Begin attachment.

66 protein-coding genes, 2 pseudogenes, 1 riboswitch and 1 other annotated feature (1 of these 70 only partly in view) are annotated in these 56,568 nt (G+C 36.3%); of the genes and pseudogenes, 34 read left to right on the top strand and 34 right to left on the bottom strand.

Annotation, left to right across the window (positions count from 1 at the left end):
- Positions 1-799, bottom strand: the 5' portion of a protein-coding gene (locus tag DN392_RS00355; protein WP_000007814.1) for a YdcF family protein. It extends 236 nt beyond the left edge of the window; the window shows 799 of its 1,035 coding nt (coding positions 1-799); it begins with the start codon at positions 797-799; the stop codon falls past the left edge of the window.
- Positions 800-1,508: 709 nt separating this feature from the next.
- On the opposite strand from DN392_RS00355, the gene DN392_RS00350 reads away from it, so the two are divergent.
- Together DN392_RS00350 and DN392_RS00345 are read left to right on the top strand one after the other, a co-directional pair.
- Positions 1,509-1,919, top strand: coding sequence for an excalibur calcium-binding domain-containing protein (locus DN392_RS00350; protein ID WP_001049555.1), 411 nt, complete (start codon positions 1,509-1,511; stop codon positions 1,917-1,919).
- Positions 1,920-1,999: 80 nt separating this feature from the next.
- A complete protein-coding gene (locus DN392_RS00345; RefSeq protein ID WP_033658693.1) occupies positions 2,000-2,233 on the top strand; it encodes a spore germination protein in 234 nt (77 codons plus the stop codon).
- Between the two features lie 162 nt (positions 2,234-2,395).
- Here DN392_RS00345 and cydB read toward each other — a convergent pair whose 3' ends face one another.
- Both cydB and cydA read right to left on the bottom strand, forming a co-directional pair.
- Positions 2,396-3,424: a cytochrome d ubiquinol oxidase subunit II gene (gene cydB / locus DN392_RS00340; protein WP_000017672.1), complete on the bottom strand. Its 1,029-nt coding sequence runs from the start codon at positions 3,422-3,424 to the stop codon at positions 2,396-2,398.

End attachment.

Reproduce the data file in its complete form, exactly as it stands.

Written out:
66 protein-coding genes, 2 pseudogenes, 1 riboswitch and 1 other annotated feature (1 of these 70 only partly in view) are annotated in these 56,568 nt (G+C 36.3%); of the genes and pseudogenes, 34 read left to right on the top strand and 34 right to left on the bottom strand.

Annotation, left to right across the window (positions count from 1 at the left end):
- Positions 1-799, bottom strand: the 5' portion of a protein-coding gene (locus tag DN392_RS00355; protein WP_000007814.1) for a YdcF family protein. It extends 236 nt beyond the left edge of the window; the window shows 799 of its 1,035 coding nt (coding positions 1-799); it begins with the start codon at positions 797-799; the stop codon falls past the left edge of the window.
- Positions 800-1,508: 709 nt separating this feature from the next.
- On the opposite strand from DN392_RS00355, the gene DN392_RS00350 reads away from it, so the two are divergent.
- Together DN392_RS00350 and DN392_RS00345 are read left to right on the top strand one after the other, a co-directional pair.
- Positions 1,509-1,919, top strand: coding sequence for an excalibur calcium-binding domain-containing protein (locus DN392_RS00350; protein ID WP_001049555.1), 411 nt, complete (start codon positions 1,509-1,511; stop codon positions 1,917-1,919).
- Positions 1,920-1,999: 80 nt separating this feature from the next.
- A complete protein-coding gene (locus DN392_RS00345; RefSeq protein ID WP_033658693.1) occupies positions 2,000-2,233 on the top strand; it encodes a spore germination protein in 234 nt (77 codons plus the stop codon).
- Between the two features lie 162 nt (positions 2,234-2,395).
- Here DN392_RS00345 and cydB read toward each other — a convergent pair whose 3' ends face one another.
- Both cydB and cydA read right to left on the bottom strand, forming a co-directional pair.
- Positions 2,396-3,424: a cytochrome d ubiquinol oxidase subunit II gene (gene cydB / locus DN392_RS00340; protein WP_000017672.1), complete on the bottom strand. Its 1,029-nt coding sequence runs from the start codon at positions 3,422-3,424 to the stop codon at positions 2,396-2,398.